> > > bar and tiny scroll arrows are impossible for
> > anyone who
> > > has poor wrist/hand/finger control or relies on assistive tech.
> > >
> > > The screen I am looking at now tells me that
> > "Firefox
> > > prevented this site from opening 7 popup windows",
> > but I
> > > have no idea how, where or why?
> > >
> > > There is nothing to tell me which tab I have
> > opened, as
> > > the tab itself merely jumps up and down, with no subsequent clue.
> > >
> > > I don't know if Flash is necessarily inaccessible.
> > Maybe
> > > it depends also on the skills of the designer. To
> > me, it
> > > looks like the work of somebody who is learning on
> > the
> > > job and needs some help.
> > >
> > >
> > > --
> > > = EMAIL ADDRESS REMOVED =
> > >
> > >
> > >
> > >
> > >
> > > To manage your subscription, visit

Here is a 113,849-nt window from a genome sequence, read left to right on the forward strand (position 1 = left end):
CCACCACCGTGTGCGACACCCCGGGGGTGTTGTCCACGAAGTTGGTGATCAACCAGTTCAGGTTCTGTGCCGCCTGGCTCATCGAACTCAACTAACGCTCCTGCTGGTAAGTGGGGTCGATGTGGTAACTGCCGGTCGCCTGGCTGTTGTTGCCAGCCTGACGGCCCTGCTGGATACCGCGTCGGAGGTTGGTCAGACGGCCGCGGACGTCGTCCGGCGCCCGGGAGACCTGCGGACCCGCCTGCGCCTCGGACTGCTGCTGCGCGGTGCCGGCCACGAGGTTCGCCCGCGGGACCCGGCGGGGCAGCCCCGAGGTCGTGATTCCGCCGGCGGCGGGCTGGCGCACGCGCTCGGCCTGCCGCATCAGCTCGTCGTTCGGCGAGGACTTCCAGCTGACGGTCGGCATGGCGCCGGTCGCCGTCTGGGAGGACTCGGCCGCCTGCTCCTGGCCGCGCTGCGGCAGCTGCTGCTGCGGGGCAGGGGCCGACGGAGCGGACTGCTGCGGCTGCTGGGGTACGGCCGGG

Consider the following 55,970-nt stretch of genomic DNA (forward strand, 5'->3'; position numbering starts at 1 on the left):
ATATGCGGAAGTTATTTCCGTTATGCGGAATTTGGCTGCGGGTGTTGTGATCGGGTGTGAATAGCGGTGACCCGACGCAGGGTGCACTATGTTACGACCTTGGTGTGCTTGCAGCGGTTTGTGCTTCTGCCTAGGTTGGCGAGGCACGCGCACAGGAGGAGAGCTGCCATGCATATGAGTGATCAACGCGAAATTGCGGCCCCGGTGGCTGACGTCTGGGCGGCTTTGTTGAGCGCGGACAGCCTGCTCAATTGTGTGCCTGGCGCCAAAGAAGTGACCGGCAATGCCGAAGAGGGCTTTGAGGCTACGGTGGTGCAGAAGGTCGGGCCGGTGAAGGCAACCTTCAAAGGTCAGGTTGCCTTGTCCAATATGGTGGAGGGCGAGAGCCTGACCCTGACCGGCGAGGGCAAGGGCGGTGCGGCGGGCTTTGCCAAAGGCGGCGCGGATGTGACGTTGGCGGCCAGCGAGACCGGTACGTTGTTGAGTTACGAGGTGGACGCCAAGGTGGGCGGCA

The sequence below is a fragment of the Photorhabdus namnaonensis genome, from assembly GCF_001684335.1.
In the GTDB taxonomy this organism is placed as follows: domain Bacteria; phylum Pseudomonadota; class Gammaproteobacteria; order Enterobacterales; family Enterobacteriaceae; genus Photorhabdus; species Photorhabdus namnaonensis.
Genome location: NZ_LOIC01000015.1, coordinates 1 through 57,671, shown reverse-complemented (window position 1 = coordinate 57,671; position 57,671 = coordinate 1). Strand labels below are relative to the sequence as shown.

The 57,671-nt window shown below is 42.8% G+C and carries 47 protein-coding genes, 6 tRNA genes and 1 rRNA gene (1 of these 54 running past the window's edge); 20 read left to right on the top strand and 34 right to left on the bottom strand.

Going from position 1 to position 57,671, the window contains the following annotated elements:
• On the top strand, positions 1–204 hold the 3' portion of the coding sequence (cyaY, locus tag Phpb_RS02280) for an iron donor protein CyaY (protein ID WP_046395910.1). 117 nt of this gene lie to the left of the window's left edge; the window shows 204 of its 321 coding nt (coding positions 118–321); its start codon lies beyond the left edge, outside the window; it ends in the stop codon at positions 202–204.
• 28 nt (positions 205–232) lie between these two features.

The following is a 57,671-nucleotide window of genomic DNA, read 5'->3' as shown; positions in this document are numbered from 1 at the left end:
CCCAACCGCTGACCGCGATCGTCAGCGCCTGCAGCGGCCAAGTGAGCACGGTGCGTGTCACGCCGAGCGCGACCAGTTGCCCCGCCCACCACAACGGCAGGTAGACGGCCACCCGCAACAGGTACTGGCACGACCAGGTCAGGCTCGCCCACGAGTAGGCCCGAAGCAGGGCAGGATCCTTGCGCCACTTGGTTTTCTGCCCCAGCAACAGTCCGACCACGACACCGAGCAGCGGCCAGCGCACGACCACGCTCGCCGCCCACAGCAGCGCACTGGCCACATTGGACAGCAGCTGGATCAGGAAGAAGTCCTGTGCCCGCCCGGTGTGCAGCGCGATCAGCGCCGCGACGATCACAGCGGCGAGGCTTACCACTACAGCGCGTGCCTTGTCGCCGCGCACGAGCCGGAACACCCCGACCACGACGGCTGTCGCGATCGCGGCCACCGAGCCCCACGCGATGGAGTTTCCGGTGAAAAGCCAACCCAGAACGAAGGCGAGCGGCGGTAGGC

> > http://list.webaim.org/
> > > Address list messages to
> > = EMAIL ADDRESS REMOVED =
> >
> >
> > To manage your subscription, visit
> > http://list.webaim.org/
> > Address list messages to
> > = EMAIL ADDRESS REMOVED =
> >
>
>
>
> He who allows oppression, shares the crime --Erasmus Darwin
>
>
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From: Jamie
Date: Sun, Apr 09 2006 9:30PM
Subject: RE: need help = accessilbity and flash
← Previous message | Next message →

Thanks for you comments. I am collecting all the
comments for the web person of the site... if that
person decides to make it accessible.

I'm just learning flash, but not to develop a whole
website. I'm hoping to make a few Computer Based
Training Modules and I'd love to make a fun kids page
for sighted young kids to learn about blindness. (so
many plans, so little time.)

Way back when, I was disenfranchized - using a mac
with external disk running a freeware program, and
became interested in the any browers campagin (anyone
remember that), which was my first understanding of
accessiblity as I could only access the pages that
were set up for a text browers.

I fear that even if we could get a flash site totally
accessible, that we would be excluding folks that have